I have a tendency to obsess over certain areas of my life, especially around anything that has to do with money and success. These days I obsess about the company I run, Moblized. Most days my attention is consumed with looking at website data, brainstorming ways to improve the business, phone calls, emails, and incessantly talking about it to everyone in my life.

On reflection, I see my obsession is driven by feelings of insecurity and my thirst to eradicate those feelings. I want some peace dammit! However, the company is a startup and refuses to provide that for me.

So I obsess, strive, and work my ass off to get out of it. Eventually, this thinking and behavior leads me to a new place. It’s not what you’re thinking. Instead, it’s a wasteland where the walking dead dwell — Burnout Valley.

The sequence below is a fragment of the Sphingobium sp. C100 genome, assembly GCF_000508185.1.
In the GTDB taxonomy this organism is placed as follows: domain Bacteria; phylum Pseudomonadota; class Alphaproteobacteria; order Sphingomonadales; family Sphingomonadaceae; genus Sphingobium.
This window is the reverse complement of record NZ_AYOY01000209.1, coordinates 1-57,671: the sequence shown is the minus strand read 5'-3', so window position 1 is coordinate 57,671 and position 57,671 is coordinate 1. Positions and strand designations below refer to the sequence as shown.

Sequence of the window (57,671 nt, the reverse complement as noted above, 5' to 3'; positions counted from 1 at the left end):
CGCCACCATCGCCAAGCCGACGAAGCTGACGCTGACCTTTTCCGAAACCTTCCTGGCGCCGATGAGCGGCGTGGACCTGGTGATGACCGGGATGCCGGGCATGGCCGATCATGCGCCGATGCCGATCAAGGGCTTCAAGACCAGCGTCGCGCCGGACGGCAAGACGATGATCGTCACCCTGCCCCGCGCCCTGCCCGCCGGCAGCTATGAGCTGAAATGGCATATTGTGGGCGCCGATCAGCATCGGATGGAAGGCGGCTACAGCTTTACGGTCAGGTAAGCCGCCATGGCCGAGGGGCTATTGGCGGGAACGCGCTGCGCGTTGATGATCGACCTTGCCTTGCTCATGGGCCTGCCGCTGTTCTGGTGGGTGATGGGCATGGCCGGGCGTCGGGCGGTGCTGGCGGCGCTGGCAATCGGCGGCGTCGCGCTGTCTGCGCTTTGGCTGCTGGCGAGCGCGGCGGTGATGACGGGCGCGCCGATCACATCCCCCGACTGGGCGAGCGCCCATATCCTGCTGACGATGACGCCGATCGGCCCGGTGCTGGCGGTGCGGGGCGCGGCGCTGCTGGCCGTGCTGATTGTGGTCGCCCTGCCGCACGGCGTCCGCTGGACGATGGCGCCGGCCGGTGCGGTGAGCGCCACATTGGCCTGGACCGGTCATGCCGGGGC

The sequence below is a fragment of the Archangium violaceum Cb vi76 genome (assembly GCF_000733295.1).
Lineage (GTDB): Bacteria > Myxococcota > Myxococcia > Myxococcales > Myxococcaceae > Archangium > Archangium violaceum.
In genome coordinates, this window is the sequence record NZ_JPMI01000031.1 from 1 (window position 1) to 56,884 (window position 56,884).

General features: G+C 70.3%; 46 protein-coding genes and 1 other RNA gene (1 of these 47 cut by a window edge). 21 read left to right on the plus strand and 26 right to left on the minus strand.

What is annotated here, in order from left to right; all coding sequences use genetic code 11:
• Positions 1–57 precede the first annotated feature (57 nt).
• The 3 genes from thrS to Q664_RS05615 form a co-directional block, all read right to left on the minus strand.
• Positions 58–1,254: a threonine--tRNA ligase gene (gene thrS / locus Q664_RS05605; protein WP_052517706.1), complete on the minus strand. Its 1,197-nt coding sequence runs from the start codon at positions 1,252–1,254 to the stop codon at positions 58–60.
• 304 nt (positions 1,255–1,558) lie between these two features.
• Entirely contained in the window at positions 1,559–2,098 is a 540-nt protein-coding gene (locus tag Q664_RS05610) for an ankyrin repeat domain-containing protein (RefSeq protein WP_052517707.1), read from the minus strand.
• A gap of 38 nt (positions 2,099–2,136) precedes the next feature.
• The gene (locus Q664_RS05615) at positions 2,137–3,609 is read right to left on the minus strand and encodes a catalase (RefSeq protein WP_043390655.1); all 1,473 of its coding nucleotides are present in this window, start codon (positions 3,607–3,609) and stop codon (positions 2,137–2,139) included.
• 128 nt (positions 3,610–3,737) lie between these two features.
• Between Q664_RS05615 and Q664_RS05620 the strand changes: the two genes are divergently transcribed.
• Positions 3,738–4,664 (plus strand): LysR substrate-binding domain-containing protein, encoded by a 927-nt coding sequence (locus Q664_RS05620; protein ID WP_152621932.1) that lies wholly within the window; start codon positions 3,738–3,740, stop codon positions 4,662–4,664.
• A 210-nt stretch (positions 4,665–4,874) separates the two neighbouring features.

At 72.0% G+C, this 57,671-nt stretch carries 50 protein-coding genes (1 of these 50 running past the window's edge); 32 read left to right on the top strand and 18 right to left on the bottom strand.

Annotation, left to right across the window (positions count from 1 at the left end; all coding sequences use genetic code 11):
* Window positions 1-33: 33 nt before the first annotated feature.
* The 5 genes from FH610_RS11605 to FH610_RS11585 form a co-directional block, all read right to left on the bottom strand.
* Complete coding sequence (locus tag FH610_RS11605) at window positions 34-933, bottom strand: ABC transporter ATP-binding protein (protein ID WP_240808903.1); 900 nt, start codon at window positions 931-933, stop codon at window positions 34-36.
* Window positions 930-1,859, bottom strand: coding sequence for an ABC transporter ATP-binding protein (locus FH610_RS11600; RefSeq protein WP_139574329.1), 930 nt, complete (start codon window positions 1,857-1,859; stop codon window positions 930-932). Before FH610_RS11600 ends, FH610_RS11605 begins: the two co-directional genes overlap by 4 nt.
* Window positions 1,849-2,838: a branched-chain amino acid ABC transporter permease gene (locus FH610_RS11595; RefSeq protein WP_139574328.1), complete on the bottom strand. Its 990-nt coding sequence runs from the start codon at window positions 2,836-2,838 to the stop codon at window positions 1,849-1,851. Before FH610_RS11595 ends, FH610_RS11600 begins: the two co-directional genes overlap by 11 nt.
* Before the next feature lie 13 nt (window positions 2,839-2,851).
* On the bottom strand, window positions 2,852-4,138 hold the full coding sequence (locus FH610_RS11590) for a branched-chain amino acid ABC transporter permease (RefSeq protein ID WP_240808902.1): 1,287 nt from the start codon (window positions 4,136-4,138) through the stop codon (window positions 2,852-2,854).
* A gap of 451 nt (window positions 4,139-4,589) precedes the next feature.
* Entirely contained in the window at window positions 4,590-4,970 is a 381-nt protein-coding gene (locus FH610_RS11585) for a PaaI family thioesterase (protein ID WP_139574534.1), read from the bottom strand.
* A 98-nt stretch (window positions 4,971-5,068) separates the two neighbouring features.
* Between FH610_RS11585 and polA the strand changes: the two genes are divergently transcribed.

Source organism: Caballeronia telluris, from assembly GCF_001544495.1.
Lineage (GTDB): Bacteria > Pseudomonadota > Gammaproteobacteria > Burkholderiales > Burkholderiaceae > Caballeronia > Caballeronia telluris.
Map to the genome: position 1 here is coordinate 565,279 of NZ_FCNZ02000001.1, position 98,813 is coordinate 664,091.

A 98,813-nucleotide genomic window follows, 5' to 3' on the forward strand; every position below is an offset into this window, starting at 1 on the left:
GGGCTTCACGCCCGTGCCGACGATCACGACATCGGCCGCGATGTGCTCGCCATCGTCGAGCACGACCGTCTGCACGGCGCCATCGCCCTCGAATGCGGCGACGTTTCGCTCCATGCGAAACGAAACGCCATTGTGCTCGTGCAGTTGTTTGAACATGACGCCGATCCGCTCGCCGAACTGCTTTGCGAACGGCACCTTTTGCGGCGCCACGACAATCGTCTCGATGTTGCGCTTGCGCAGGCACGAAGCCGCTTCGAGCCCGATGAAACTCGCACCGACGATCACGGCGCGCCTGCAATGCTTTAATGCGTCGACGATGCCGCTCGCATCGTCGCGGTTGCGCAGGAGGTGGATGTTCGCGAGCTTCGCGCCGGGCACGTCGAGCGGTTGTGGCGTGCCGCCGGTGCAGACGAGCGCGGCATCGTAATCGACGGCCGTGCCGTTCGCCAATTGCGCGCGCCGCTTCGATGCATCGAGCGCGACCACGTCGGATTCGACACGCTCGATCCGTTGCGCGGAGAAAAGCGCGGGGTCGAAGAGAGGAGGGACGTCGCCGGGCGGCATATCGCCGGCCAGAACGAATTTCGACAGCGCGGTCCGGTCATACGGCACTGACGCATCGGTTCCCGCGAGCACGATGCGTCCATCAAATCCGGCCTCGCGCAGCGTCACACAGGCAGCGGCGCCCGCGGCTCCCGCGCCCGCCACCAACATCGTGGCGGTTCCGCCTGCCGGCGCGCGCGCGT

I reached that land this week and asked myself, “how did I get here again?” Every time I arrive at the same answer: I forgot about the Law of Reversed Effort.

What is the Law of Reversed Effort? Aldous Huxley, the originator of the concept, put it this way: “The harder we try with the conscious will to do something, the less we shall succeed.”

In other words, the more we obsess and strive, the further away we get from our objective. Imagine, you’re in the water and you work to stay on the surface. What happens? You sink. But when you try to sink you float. It’s a paradox.

Alan Watts addresses the effect of striving in his book The Wisdom of Insecurity, “It (the law) maintains that this insecurity is the result of trying to be secure, and that, contrariwise, salvation and sanity consist in the most radical recognition that we have no way of saving ourselves.”

It’s my constant efforts to eliminate the negative (uncertainty, failure) that cause me to feel so anxious, insecure and eventually burned out.

There’s an alternative approach that involves coming face-to-face with, perhaps even embracing, many of the things I spend my life trying so hard to avoid. It’s called surrender.